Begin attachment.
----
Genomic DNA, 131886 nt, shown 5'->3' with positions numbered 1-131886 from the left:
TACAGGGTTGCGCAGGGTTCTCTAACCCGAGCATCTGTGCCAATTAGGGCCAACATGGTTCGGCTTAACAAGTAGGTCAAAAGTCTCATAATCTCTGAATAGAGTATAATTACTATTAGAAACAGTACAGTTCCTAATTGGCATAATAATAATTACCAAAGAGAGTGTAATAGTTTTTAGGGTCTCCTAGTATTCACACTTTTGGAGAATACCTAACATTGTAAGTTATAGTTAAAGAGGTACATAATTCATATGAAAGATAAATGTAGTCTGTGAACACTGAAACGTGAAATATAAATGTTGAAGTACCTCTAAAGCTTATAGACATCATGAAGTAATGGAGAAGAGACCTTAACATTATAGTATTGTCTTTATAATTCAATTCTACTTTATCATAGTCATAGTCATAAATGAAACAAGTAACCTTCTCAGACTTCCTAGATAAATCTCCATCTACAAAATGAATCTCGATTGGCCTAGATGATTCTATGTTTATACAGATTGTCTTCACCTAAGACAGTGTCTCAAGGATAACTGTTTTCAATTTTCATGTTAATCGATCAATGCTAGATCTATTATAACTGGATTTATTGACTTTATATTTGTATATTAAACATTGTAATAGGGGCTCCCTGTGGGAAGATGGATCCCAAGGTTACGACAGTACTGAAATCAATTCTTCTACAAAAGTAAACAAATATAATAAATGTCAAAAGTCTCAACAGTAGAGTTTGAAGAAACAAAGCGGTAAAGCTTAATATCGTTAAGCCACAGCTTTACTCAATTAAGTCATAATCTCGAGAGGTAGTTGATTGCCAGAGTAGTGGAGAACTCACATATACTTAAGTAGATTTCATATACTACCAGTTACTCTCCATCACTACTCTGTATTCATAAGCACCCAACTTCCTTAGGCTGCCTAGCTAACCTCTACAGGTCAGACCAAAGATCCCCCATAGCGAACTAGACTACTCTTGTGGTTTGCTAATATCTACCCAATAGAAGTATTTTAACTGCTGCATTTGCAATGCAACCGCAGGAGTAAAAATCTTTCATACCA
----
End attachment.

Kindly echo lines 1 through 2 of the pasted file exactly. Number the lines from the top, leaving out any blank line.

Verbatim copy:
Genomic DNA, 131886 nt, shown 5'->3' with positions numbered 1-131886 from the left:
TACAGGGTTGCGCAGGGTTCTCTAACCCGAGCATCTGTGCCAATTAGGGCCAACATGGTTCGGCTTAACAAGTAGGTCAAAAGTCTCATAATCTCTGAATAGAGTATAATTACTATTAGAAACAGTACAGTTCCTAATTGGCATAATAATAATTACCAAAGAGAGTGTAATAGTTTTTAGGGTCTCCTAGTATTCACACTTTTGGAGAATACCTAACATTGTAAGTTATAGTTAAAGAGGTACATAATTCATATGAAAGATAAATGTAGTCTGTGAACACTGAAACGTGAAATATAAATGTTGAAGTACCTCTAAAGCTTATAGACATCATGAAGTAATGGAGAAGAGACCTTAACATTATAGTATTGTCTTTATAATTCAATTCTACTTTATCATAGTCATAGTCATAAATGAAACAAGTAACCTTCTCAGACTTCCTAGATAAATCTCCATCTACAAAATGAATCTCGATTGGCCTAGATGATTCTATGTTTATACAGATTGTCTTCACCTAAGACAGTGTCTCAAGGATAACTGTTTTCAATTTTCATGTTAATCGATCAATGCTAGATCTATTATAACTGGATTTATTGACTTTATATTTGTATATTAAACATTGTAATAGGGGCTCCCTGTGGGAAGATGGATCCCAAGGTTACGACAGTACTGAAATCAATTCTTCTACAAAAGTAAACAAATATAATAAATGTCAAAAGTCTCAACAGTAGAGTTTGAAGAAACAAAGCGGTAAAGCTTAATATCGTTAAGCCACAGCTTTACTCAATTAAGTCATAATCTCGAGAGGTAGTTGATTGCCAGAGTAGTGGAGAACTCACATATACTTAAGTAGATTTCATATACTACCAGTTACTCTCCATCACTACTCTGTATTCATAAGCACCCAACTTCCTTAGGCTGCCTAGCTAACCTCTACAGGTCAGACCAAAGATCCCCCATAGCGAACTAGACTACTCTTGTGGTTTGCTAATATCTACCCAATAGAAGTATTTTAACTGCTGCATTTGCAATGCAACCGCAGGAGTAAAAATCTTTCATACCA